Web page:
According to the latest Pragmatic Marketing survey, product managers spend nearly three-quarters of their time on tactical activities. When those same product team members were asked, what would make them effective, the answers were obvious; more strategic focus, more market visits, more autonomy and more training were among the top six responses. The reasons product teams get so far down in the weeds with problems may not seem obvious to the product management team or to leadership. Often product teams tend toward tactical activities because of a lack of empowerment. Without empowerment, product teams gravitate to those activities where they can exert the most influence and get the most done.
Organization leaders may find this counter-intuitive, because presumably, the product management team is empowered with very strategic goals. Depending on the organization, product managers may be tasked with:
-knowing the market
-overall profit and loss of the product
-being the CEO of the product
However, these are not clear responsibilities and they are not specific, actionable goals. Statements like this are high-level vision statements that can direct a product team, but they lack the detail to enable action. A CEO would not task a sales team or customer support team with only a lofty vision. The different tactics by various sales persons or persons supporting customers would cause confusion in the customer base and slow execution. For functional groups, leadership will clearly define the responsibilities, the key activities, the metrics for success and the authority employees have to deviate from the standard practice. This clarity is what allows an organization to stay focused and execute and the empowerment to deviate is what leads to success and growth.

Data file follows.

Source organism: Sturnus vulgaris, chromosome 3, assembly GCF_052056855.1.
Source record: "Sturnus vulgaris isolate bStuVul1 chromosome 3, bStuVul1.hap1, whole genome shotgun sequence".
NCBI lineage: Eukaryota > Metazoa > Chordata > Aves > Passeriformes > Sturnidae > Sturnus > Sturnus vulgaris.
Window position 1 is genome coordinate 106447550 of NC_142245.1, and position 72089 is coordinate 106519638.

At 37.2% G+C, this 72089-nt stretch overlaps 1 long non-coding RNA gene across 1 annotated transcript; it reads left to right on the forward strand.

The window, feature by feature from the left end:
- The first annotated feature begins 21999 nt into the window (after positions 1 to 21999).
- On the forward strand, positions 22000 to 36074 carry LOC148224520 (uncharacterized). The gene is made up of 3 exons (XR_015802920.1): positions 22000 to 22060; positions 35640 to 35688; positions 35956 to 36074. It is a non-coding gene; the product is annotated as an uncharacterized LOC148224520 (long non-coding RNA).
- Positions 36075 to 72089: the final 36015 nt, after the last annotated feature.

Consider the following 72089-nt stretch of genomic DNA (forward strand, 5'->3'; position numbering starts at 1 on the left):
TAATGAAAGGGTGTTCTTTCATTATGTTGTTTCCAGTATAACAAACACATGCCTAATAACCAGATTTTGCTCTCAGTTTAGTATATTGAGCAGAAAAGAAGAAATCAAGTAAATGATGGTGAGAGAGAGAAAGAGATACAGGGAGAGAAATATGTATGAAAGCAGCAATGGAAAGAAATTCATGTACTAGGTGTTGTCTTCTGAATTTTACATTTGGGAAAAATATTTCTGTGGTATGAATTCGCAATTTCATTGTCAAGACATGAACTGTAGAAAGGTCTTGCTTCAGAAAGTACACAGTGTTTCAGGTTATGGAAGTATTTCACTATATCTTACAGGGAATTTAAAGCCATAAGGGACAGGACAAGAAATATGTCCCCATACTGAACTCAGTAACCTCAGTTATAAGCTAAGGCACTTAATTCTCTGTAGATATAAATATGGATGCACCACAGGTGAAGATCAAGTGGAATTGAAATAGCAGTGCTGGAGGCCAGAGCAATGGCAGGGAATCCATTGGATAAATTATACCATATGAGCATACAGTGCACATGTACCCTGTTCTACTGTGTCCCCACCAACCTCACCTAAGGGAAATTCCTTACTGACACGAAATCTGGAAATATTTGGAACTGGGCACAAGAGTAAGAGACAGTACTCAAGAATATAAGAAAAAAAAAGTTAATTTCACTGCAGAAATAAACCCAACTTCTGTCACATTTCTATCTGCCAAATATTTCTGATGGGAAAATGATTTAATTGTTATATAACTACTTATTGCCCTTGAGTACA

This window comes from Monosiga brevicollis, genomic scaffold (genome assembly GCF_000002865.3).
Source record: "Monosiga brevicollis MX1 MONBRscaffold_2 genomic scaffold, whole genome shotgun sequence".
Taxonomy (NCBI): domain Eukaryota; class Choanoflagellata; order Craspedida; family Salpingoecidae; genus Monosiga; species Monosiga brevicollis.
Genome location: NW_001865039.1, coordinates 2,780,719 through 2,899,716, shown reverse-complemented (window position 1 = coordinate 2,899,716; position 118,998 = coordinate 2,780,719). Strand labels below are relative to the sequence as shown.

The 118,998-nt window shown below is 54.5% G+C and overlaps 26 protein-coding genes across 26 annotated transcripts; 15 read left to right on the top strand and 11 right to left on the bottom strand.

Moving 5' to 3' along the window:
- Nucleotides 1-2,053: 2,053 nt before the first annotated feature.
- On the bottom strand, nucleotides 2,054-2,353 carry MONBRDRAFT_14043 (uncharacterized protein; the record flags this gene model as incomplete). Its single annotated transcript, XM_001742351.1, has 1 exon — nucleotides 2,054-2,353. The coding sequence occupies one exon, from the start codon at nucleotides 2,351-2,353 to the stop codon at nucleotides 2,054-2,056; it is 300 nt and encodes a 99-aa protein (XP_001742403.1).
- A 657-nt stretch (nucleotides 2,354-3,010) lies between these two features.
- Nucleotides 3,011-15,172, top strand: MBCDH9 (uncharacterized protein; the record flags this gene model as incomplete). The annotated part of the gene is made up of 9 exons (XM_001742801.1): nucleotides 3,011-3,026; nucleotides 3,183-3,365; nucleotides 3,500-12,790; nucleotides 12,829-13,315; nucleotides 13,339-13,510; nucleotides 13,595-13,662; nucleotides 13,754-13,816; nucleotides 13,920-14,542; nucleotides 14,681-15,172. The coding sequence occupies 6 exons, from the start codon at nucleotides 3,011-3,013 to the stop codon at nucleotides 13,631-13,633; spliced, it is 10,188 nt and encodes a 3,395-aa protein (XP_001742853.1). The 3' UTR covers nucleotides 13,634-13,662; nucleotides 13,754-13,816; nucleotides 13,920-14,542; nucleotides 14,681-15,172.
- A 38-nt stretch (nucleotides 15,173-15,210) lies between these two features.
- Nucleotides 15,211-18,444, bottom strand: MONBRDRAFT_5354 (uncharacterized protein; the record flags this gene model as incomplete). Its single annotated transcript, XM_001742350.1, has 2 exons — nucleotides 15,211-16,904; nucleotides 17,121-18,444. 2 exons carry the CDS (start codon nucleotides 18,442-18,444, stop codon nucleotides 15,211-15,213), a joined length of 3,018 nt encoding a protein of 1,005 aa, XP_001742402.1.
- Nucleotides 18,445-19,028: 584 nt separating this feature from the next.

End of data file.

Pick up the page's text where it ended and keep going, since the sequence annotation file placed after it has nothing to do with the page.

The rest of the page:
Product management teams need this same level of commitment from the organization to be successful (and ultimately for the company's success). This begins with just two things from the leadership, defined responsibilities and the empowerment to affect those responsibilities. When a company vision becomes too watered down it loses its effectiveness. Similarly, when the roles of the product team are too abstract the product team becomes less effective. A leader should deliver a vision for the product team, but also a strategy to achieve that vision.
As an example, a CEO might state, "As a product manager I want you to think like the CEO of your product. You'll be responsible for the features in the product and ensure they align with our product vision and you'll be responsible for training our sales staff on the product vision and features and you'll be responsible for pricing, including bundling options. If you feel the product vision needs to shift, that we need to sell to a new market or that our organization isn't set up for success because of our structure, then come talk to me about it. Anything else, I'll expect you to execute on the features, the training and the pricing plans that will lead us to the best profitability."
In this example, the CEO empowers the product manager with a vision, a clear set of responsibilities and limits to those responsibilities. Further the CEO does not detail the tactics for those responsibilities, those the product manager is empowered to accomplish.
It also doesn't dictate anything about the market or knowing the customer, those are things the product manager will need to take on in order to do his/her job successfully. This might require a conversation about budgets and how much is available to spend, but shouldn't require a conversation every time the product manager wants to spend money to engage with customers.
While the breadth of a product management team may be greater than other parts of the organization, a product team needs the same items for empowerment that any group needs. This empowerment mirrors the company itself and starts at the top with a vision and a strategy to accomplish the vision. The objectives, key activities and metrics measured may be dictated to the product team (less empowering) or developed by the product team (more empowering), but just as with any group they should be defined and regularly provided in status updates to demonstrate progress.